Every Good Fairy Tale Needs a Villain - Reflections on Mark 3:20-35

by Dr. Alyce M. McKenzie on Tuesday, June 1, 2021

Every Good Fairy Tale Needs a Villain

Mark 3:20-35

            I’ve been watching the PBS series on Sherlock Holmes. Instead of being set in London in the 1880s, it takes place in present-day London. Instead of sending telegrams, Sherlock sends texts. Instead of serving with the Fifth Northumberland Fusiliers in India, Dr. Watson is just returning from the War in Afghanistan. Dr. Watson doesn’t publish books about their exploits; he blogs about them. But one thing remains the same across the decades: the Villain. He is Professor James Moriarity, described as “the most diabolical criminal mind the world has ever seen.” While most people never see the link between the violent criminal activity in their world and this master villain, Sherlock does. He and Moriarity are locked in a contest of wills, each committed to the annihilation of the other. As Moriarity himself says, “Every good fairy tale needs a villain.” 

            In the ministry of Jesus, that villain is referred to Satan, or, in our passage this week from Mark 3, Beelzebul. Beelzebul is a Semitic deity worshipped by the Philistines. The name literally means “Lord of the Flies.” In later Christian sources it becomes another name for Satan. 

Satan tempts Jesus in Mark 1:12 and parallels (Matthew 4:1-11; Luke 4:1-11). Called Satan in Hebrew, the Devil (diabolos) in Greek, this figure stalks the pages of the Bible, growing in hostility and power over against God. The Satan (adversary) makes cameo appearances as an agent of God in the Old Testament. His primary role was to uncover the weaknesses of humans who were highly regarded by God, allegedly to preserve God’s honor (Job 1:6-12; Zechariah 3:1-2). Satan becomes increasingly hostile in later Jewish views of his identity. He disrupts the relationship between God and Israel by temptation (1 Chronicles 21:1), by accusation (Zech 3:1), and by interference in Israel’s history. He may be resisted by good decisions, human merit, external aid, or by God himself. (Bromiley, 151)

Gradually, Satan’s identity shifts from divine employee to God’s chief competitor. This is in part the result of Persian influence on Judaism, for their belief system viewed world history as a struggle between forces of good and light and forces of evil and darkness, each represented by various angelic and demonic beings. Satan becomes the force of evil in the world. All sorts of extant legends and images about evil stick to him as if he were a snowball rolling down a hill. These include the serpent of paradise, an ancient dragon, an exalted angel expelled from heaven, and the evil impulse which resides within each of us (Genesis 4:7).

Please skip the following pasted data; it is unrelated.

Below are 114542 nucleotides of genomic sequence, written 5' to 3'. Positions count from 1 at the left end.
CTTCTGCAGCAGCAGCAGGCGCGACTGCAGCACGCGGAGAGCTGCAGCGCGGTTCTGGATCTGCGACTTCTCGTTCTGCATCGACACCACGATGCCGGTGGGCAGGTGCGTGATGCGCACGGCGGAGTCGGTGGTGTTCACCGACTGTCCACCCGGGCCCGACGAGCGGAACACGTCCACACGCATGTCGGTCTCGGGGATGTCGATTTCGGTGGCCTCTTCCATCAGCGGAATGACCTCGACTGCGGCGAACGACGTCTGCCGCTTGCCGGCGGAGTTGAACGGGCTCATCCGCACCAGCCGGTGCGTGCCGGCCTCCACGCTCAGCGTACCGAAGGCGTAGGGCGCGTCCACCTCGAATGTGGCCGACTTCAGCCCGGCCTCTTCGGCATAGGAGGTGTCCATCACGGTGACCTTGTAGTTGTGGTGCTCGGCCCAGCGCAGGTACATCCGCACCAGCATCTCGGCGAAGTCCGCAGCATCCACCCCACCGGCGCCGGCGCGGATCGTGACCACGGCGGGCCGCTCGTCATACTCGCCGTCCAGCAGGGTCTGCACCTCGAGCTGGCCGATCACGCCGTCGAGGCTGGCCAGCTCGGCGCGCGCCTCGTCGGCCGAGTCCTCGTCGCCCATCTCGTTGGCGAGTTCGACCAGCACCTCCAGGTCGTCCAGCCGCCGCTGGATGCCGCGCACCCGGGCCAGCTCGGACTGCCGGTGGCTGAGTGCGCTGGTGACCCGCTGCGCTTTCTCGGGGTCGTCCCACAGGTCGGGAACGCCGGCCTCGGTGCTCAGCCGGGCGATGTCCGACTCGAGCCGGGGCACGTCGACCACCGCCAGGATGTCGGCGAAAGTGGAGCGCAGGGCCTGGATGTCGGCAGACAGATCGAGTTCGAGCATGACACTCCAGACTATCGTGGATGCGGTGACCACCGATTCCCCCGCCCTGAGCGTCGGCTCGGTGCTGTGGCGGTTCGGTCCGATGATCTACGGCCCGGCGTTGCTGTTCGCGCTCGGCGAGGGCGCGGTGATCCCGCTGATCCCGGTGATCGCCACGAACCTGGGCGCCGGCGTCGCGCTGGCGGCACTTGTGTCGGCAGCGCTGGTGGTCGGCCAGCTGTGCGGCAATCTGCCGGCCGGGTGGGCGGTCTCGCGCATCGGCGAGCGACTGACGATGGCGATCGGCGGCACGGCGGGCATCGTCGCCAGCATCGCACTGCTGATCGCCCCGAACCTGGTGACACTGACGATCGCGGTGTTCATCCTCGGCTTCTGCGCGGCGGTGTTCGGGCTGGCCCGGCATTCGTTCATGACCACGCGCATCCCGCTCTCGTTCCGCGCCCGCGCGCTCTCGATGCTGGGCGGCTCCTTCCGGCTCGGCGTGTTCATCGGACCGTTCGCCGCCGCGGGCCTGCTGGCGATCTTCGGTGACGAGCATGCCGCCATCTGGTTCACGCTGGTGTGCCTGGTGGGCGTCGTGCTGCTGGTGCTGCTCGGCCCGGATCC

By the time Jesus meets him in the wilderness he is no longer working for God, testing Jesus to make sure he is worthy of the messianic mission. He is an independent contractor, seeking to persuade Jesus to betray that mission and side with the kingdom of this world. The gospel of Mark views the present time as one of a showdown between God’s rule as inaugurated by Jesus and that of Satan.

In Mark’s Gospel, Satan is always behind the opposition to Jesus, no matter who or what the vehicle may be. In our scene from Mark 3, Jesus is hemmed in by critics, lobbing accusations at him. In this case it is his own family and a delegation of scribes from Jerusalem.

            Criticisms of Jesus:

  1. “He has gone out of his mind.”  (3:21)

Jesus’ family appears at the beginning and end of this passage (3:22 and 3:31-35). In verse 22 we learn that they have heard stories of his Capernaum ministry and have come “to restrain him, for people were saying, ‘He has gone out of his mind.’ They have come to retrieve him and check him into a sanatorium for an extended period of rest and reality therapy. Before they get a chance to, though, another group pushes in ahead of them with an even more serious criticism.

  1. “He has Beelzebul and by the ruler of the demons he casts out demons.” (3:22)

A delegation of scribes from Jerusalem arrives on a campaign of defamation. These scribes question, not his sanity, but his spiritual allegiance (178). Jesus’ exorcisms have been a prominent part of his Galilean ministry.The perception is now widespread that Jesus has authority over unclean spirits. These scribes attribute that authority to his being in league with their master, Beelzebul, a term Mark uses as a name for Satan.

Jesus’ response to the scribal delegation from Jerusalem (3:23-28)

Jesus’ response is to point out the nonsensical character of the charge. Why would Satan cooperate with Jesus’ attempts to destroy him?

Jesus’ response to his family (3:31-35)

Jesus is brusque to the point of rudeness. In the gospel of Mark, “If doing the will of God (verse 35) involves the incomprehension and even hostility of one’ family this is a price worth paying.” (France,178)

We aren’t told how this scene ends. We assume his words were relayed to his family and they turned around and returned to Nazareth. He went on to teach, heal, exorcize, feed and forgive. He went on to match his will and power against that of the Adversary, the Satan, the Diabolos, Beelzebul.

This passage contains a strong command to give God the glory when we see demons exorcised and evil thwarted. It contains a strong command to get out of the way of Jesus’ outrageous and gracious power. Those who impede God’s attempts to heal our world are the ones who are out of touch with reality and in need of internal cleansing.


Sources Consulted

Geoffrey W. Bromiley, Theological Dictionary of the New Testament, edited by Gerhard Kittel and Gerhard Friedrich. William B. Eerdmans Publishing Company.

R.T. France, The Gospel of Mark: A Commentary on the Greek Text. William B. Eerdmans Publishing Company, 2002.


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